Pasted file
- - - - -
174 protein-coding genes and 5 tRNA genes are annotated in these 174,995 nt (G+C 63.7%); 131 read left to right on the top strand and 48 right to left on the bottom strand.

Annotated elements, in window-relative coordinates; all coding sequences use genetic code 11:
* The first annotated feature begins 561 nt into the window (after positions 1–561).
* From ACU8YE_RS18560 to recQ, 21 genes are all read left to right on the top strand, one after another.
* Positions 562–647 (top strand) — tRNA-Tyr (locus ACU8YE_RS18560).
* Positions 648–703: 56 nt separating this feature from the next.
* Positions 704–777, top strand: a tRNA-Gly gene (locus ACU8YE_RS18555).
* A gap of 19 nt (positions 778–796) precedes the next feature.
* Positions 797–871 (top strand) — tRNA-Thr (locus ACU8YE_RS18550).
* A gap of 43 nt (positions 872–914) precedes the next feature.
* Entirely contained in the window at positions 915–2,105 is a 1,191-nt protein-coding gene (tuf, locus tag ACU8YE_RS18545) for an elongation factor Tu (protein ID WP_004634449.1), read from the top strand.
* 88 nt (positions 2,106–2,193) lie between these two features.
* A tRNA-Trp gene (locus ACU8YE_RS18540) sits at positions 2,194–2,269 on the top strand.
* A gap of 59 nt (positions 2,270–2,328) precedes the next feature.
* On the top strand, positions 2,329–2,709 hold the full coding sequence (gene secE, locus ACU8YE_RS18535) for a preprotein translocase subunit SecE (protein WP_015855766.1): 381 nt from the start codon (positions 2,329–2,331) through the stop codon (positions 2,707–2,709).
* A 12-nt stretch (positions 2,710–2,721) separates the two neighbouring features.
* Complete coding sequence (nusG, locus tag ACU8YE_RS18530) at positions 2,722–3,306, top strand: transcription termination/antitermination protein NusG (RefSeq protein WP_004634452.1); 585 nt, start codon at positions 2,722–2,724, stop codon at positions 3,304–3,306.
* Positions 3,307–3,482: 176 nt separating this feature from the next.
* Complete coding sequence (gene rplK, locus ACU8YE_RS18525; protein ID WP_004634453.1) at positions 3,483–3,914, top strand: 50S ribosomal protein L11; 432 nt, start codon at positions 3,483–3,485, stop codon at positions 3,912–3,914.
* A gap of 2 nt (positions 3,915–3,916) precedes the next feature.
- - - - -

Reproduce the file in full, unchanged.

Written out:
174 protein-coding genes and 5 tRNA genes are annotated in these 174,995 nt (G+C 63.7%); 131 read left to right on the top strand and 48 right to left on the bottom strand.

Annotated elements, in window-relative coordinates; all coding sequences use genetic code 11:
* The first annotated feature begins 561 nt into the window (after positions 1–561).
* From ACU8YE_RS18560 to recQ, 21 genes are all read left to right on the top strand, one after another.
* Positions 562–647 (top strand) — tRNA-Tyr (locus ACU8YE_RS18560).
* Positions 648–703: 56 nt separating this feature from the next.
* Positions 704–777, top strand: a tRNA-Gly gene (locus ACU8YE_RS18555).
* A gap of 19 nt (positions 778–796) precedes the next feature.
* Positions 797–871 (top strand) — tRNA-Thr (locus ACU8YE_RS18550).
* A gap of 43 nt (positions 872–914) precedes the next feature.
* Entirely contained in the window at positions 915–2,105 is a 1,191-nt protein-coding gene (tuf, locus tag ACU8YE_RS18545) for an elongation factor Tu (protein ID WP_004634449.1), read from the top strand.
* 88 nt (positions 2,106–2,193) lie between these two features.
* A tRNA-Trp gene (locus ACU8YE_RS18540) sits at positions 2,194–2,269 on the top strand.
* A gap of 59 nt (positions 2,270–2,328) precedes the next feature.
* On the top strand, positions 2,329–2,709 hold the full coding sequence (gene secE, locus ACU8YE_RS18535) for a preprotein translocase subunit SecE (protein WP_015855766.1): 381 nt from the start codon (positions 2,329–2,331) through the stop codon (positions 2,707–2,709).
* A 12-nt stretch (positions 2,710–2,721) separates the two neighbouring features.
* Complete coding sequence (nusG, locus tag ACU8YE_RS18530) at positions 2,722–3,306, top strand: transcription termination/antitermination protein NusG (RefSeq protein WP_004634452.1); 585 nt, start codon at positions 2,722–2,724, stop codon at positions 3,304–3,306.
* Positions 3,307–3,482: 176 nt separating this feature from the next.
* Complete coding sequence (gene rplK, locus ACU8YE_RS18525; protein ID WP_004634453.1) at positions 3,483–3,914, top strand: 50S ribosomal protein L11; 432 nt, start codon at positions 3,483–3,485, stop codon at positions 3,912–3,914.
* A gap of 2 nt (positions 3,915–3,916) precedes the next feature.